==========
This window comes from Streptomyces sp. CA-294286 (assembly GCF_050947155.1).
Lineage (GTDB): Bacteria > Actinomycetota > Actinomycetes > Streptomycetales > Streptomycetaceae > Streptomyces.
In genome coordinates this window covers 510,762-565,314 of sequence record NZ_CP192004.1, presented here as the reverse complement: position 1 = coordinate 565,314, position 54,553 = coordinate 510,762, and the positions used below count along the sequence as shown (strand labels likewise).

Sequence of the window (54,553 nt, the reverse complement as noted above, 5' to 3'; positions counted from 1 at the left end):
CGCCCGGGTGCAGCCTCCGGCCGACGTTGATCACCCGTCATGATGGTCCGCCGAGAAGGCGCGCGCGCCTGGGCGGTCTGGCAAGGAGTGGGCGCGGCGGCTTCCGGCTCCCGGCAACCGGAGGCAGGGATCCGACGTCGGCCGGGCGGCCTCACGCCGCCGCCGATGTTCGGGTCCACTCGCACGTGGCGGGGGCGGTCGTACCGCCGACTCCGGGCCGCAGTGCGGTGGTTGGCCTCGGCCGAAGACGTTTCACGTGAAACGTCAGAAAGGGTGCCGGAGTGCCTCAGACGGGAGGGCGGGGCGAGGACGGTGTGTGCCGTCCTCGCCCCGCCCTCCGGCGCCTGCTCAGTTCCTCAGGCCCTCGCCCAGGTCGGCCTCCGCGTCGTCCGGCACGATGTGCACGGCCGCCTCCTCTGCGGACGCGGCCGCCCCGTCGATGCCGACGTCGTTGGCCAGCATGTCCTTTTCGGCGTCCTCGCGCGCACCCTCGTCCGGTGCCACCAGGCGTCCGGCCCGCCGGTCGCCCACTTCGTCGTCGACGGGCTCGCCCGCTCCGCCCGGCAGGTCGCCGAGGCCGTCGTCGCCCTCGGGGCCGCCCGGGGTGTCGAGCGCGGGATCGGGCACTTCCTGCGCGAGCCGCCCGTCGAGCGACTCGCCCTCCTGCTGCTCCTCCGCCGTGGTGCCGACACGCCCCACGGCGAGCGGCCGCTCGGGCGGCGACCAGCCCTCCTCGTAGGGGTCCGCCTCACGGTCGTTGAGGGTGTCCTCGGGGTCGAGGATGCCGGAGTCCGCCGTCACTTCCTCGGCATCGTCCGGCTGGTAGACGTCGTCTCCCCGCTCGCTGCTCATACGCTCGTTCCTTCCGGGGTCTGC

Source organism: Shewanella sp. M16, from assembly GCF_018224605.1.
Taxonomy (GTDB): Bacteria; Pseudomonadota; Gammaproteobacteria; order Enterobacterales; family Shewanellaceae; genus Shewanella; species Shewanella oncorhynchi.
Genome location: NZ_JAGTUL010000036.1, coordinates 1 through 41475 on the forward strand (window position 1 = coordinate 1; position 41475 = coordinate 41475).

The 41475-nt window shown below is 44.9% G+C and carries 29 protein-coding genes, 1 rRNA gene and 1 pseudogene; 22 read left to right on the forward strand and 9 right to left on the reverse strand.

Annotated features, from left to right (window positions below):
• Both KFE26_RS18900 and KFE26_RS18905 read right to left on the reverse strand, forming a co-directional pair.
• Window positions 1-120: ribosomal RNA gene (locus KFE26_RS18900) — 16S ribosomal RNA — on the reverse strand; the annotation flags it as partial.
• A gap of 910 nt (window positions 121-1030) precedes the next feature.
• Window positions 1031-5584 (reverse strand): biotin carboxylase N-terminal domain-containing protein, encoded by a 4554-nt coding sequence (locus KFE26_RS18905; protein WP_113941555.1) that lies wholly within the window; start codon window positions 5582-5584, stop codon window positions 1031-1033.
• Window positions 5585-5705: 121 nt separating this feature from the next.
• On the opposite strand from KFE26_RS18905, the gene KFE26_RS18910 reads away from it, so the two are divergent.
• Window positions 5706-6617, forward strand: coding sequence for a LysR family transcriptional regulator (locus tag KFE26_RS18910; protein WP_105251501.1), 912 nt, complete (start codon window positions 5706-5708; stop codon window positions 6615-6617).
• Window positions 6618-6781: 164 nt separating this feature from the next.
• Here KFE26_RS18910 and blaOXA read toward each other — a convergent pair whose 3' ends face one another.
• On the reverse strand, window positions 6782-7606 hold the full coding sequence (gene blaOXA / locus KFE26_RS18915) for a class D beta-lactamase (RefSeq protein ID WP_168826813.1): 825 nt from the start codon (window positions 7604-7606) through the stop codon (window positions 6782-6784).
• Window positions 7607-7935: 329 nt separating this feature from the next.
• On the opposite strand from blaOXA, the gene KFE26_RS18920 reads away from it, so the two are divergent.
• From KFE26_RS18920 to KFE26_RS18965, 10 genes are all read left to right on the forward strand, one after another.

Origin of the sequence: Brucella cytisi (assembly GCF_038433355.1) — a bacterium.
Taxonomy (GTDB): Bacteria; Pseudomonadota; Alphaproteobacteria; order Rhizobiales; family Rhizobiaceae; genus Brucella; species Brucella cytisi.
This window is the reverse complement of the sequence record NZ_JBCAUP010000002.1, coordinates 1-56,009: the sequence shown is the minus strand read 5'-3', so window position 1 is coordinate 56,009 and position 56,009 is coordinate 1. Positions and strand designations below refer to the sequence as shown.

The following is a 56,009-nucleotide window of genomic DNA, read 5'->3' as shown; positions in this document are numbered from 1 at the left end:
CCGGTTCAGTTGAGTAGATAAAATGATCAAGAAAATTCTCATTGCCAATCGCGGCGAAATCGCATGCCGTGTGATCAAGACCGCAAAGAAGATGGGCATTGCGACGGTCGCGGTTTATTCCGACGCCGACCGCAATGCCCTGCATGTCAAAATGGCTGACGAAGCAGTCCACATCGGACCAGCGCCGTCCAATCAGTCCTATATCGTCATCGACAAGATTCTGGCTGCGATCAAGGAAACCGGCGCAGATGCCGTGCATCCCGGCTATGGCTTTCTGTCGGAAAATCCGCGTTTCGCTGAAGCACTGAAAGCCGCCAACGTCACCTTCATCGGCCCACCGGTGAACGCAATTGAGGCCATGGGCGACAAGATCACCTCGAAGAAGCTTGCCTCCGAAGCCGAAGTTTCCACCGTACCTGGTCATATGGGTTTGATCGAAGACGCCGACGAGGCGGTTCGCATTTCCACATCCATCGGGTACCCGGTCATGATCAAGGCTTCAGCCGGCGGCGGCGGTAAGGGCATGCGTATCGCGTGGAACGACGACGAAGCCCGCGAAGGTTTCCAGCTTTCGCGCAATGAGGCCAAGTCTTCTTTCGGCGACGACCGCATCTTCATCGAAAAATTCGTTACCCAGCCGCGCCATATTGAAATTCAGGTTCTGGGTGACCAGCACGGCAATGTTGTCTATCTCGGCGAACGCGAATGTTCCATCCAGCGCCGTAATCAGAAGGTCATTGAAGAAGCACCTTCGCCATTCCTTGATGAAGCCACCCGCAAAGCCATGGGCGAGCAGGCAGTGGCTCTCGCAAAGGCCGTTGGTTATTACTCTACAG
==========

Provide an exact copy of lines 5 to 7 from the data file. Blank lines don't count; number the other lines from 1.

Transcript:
CGCCCGGGTGCAGCCTCCGGCCGACGTTGATCACCCGTCATGATGGTCCGCCGAGAAGGCGCGCGCGCCTGGGCGGTCTGGCAAGGAGTGGGCGCGGCGGCTTCCGGCTCCCGGCAACCGGAGGCAGGGATCCGACGTCGGCCGGGCGGCCTCACGCCGCCGCCGATGTTCGGGTCCACTCGCACGTGGCGGGGGCGGTCGTACCGCCGACTCCGGGCCGCAGTGCGGTGGTTGGCCTCGGCCGAAGACGTTTCACGTGAAACGTCAGAAAGGGTGCCGGAGTGCCTCAGACGGGAGGGCGGGGCGAGGACGGTGTGTGCCGTCCTCGCCCCGCCCTCCGGCGCCTGCTCAGTTCCTCAGGCCCTCGCCCAGGTCGGCCTCCGCGTCGTCCGGCACGATGTGCACGGCCGCCTCCTCTGCGGACGCGGCCGCCCCGTCGATGCCGACGTCGTTGGCCAGCATGTCCTTTTCGGCGTCCTCGCGCGCACCCTCGTCCGGTGCCACCAGGCGTCCGGCCCGCCGGTCGCCCACTTCGTCGTCGACGGGCTCGCCCGCTCCGCCCGGCAGGTCGCCGAGGCCGTCGTCGCCCTCGGGGCCGCCCGGGGTGTCGAGCGCGGGATCGGGCACTTCCTGCGCGAGCCGCCCGTCGAGCGACTCGCCCTCCTGCTGCTCCTCCGCCGTGGTGCCGACACGCCCCACGGCGAGCGGCCGCTCGGGCGGCGACCAGCCCTCCTCGTAGGGGTCCGCCTCACGGTCGTTGAGGGTGTCCTCGGGGTCGAGGATGCCGGAGTCCGCCGTCACTTCCTCGGCATCGTCCGGCTGGTAGACGTCGTCTCCCCGCTCGCTGCTCATACGCTCGTTCCTTCCGGGGTCTGC

Source organism: Shewanella sp. M16, from assembly GCF_018224605.1.
Taxonomy (GTDB): Bacteria; Pseudomonadota; Gammaproteobacteria; order Enterobacterales; family Shewanellaceae; genus Shewanella; species Shewanella oncorhynchi.